The Super Single Sizzle

Alibaba’s Global Shopping Festival sees record consumer spending

Chinese e-commerce giant Alibaba saw an unprecedented response to its Global Shopping Festival this year, beating its record from 2019. The event is expected to offer a glimpse of consumer appetite in the world’s second-largest economy, which is bouncing back from the pandemic.

Alibaba’s Global Shopping Festival evolved from an unofficial holiday, started in 1993, to celebrate the lives of single people. In previous years, the event has been a 24-hour online sale in China that kicks off on 11 November. But this time Alibaba launched the festival early, with two primary discount periods, the first taking place from 1 to 3 November followed by the main event on 11 November. CEO Daniel Zhang said the company wanted to give consumers more time to shop and give merchants “more exposure and selling opportunities”, while “easing pressure” on the logistics infrastructure that takes care of delivering the astronomical amount of products sold.

This year, the festival — along with other Singles’ Day sales launched by other companies looking to mimic Alibaba’s success — was set against the backdrop of a pandemic that has ravaged the world economy. In China, the economy rebounded in the third quarter, with economic output and consumer spending topping their pre-pandemic levels.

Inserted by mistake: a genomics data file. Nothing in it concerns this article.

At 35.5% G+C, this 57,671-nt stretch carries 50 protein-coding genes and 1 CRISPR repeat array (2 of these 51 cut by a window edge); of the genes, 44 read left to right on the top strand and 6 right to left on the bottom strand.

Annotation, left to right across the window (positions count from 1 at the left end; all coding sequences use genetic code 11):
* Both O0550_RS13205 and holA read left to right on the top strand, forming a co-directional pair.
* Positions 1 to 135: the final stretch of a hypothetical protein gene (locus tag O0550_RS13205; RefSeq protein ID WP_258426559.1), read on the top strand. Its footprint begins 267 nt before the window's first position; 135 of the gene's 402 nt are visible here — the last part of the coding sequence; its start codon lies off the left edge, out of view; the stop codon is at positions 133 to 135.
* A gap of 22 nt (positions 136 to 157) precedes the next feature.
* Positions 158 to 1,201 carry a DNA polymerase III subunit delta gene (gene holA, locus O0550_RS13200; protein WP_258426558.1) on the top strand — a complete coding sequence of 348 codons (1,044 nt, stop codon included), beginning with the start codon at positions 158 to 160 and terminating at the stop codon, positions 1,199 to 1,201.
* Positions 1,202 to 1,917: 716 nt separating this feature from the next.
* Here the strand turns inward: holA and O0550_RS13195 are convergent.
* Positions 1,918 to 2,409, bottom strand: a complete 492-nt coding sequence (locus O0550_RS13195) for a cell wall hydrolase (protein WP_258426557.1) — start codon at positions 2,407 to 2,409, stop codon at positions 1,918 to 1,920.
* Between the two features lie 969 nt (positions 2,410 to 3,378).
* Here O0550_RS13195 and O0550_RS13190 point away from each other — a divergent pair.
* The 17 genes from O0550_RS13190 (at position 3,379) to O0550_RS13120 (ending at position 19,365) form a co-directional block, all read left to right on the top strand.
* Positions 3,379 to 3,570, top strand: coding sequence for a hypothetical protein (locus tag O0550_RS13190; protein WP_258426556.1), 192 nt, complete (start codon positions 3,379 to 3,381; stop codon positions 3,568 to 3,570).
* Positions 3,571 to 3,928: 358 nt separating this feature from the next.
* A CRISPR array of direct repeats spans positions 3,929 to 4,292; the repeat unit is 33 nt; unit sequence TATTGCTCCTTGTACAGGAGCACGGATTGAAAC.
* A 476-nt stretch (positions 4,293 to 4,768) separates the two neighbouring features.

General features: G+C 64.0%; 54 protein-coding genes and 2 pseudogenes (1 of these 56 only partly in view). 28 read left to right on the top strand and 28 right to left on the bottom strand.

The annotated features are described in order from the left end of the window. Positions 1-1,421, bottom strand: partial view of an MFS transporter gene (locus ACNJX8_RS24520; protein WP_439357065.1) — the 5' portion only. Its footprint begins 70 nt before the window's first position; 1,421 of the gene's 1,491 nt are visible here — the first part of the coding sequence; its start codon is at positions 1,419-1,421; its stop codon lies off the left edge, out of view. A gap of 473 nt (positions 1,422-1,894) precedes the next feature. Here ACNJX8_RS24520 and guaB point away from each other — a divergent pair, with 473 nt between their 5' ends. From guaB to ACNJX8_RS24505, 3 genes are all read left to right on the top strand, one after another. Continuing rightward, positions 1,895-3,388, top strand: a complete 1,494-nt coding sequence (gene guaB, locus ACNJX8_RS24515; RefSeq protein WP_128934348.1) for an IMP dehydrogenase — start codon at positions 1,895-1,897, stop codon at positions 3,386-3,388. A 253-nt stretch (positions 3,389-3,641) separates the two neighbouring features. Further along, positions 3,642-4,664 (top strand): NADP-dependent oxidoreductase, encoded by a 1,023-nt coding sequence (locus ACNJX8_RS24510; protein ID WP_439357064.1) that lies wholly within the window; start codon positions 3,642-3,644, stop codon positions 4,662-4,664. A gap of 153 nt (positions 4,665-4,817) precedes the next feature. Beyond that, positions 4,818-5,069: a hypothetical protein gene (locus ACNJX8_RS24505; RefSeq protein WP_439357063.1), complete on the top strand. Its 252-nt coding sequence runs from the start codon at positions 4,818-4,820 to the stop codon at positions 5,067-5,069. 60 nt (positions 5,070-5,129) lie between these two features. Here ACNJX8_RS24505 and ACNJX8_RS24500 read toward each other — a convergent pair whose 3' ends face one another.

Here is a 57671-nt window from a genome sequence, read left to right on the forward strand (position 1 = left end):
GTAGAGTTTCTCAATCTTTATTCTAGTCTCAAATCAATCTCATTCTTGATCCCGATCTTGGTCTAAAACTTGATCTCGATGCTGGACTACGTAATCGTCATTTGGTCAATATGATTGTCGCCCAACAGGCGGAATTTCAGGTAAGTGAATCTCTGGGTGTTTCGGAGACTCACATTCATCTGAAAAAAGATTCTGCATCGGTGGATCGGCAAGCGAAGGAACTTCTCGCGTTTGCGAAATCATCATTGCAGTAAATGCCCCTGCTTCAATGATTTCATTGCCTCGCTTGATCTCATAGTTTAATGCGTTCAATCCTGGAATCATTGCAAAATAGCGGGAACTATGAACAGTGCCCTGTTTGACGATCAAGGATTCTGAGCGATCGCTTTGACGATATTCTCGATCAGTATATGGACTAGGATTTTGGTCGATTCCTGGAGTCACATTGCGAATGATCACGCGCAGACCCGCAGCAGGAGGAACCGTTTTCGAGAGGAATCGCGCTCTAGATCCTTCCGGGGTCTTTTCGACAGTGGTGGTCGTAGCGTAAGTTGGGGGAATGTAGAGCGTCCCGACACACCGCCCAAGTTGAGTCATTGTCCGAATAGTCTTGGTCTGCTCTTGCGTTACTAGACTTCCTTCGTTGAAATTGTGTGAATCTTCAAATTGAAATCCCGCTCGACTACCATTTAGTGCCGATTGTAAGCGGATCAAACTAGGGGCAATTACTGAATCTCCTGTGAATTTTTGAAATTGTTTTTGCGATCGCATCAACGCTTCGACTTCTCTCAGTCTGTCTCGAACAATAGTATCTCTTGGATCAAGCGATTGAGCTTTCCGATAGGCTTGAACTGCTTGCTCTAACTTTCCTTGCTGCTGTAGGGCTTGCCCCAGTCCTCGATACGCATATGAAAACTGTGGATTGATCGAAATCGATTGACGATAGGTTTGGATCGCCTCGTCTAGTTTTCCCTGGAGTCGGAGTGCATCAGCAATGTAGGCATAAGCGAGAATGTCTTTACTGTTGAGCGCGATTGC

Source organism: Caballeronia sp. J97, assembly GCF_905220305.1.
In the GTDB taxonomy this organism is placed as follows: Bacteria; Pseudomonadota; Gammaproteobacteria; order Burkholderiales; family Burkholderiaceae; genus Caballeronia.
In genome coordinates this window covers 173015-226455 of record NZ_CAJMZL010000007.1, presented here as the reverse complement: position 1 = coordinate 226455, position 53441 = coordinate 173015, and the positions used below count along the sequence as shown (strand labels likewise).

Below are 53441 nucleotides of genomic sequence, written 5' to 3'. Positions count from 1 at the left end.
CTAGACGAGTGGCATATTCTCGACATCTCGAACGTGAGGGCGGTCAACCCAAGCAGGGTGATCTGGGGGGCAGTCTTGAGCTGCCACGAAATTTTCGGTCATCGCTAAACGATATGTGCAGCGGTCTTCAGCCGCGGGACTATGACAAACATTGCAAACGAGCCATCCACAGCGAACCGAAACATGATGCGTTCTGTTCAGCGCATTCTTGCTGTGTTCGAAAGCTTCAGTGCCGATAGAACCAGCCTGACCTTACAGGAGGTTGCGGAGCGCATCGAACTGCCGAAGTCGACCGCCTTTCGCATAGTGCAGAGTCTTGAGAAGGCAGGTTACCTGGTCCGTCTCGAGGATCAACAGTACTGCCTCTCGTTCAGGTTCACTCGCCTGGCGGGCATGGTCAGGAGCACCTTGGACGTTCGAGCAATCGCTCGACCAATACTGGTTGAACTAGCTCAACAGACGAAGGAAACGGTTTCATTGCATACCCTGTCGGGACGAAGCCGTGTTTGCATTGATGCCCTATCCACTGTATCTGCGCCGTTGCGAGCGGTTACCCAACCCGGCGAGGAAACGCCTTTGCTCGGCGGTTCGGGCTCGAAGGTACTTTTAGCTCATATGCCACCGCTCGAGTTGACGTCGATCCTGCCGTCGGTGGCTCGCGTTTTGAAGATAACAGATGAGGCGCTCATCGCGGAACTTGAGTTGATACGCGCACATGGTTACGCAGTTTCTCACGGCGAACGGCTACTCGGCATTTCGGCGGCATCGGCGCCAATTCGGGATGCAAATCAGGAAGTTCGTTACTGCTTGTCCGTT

In a testament to the growing power of online shopping, Alibaba racked up 498 billion yuan (about $75 billion) in gross merchandise volume from its event, almost doubling from 268 billion yuan (about $40 billion) a year ago. The company said it introduced more than 2 million new products, twice as many as in 2019.

To spread the reach of its event, Alibaba offered promotions not just for physical goods but also vouchers for eating out, travel, beauty and personal care, among others. It leaned heavily on livestreaming, enlisting celebrities and other influencers (or “key opinion leaders”, as Alibaba calls them) to draw hundreds of millions of shoppers to its retail platforms. Close to 400 company executives and 300 celebrities put on livestreams to drum up traffic to the Global Shopping Festival.

Other e-commerce companies such as Douyin, and Pinduoduo have also held their own Singles’ Day shopping events. The gross merchandise volume on, for example, reached 271 billion yuan (about $41 billion), up 33% from in 2019.

This year’s Singles’ Day events have shown resilience even though regulators in Beijing have proposed new guidelines to rein in the influence of leading Internet companies, whose services reach every aspect of life in China. The Global Shopping Festival came a week after Beijing halted the planned, record-setting IPO of Alibaba’s sister company Ant Group, citing the need for new regulations on financial tech. This could be seen as a sign of the Chinese government’s determination to curb the huge influence of digital behemoths like Alibaba and rival Tencent.

Despite this, Alibaba’s Global Shopping Festival and other Singles’ Day sales were clearly a success, showing not just China’s economic resilience, but also that the shift from physical retail to online shopping, accelerated by the pandemic, is sustainable and likely to see more growth in the future.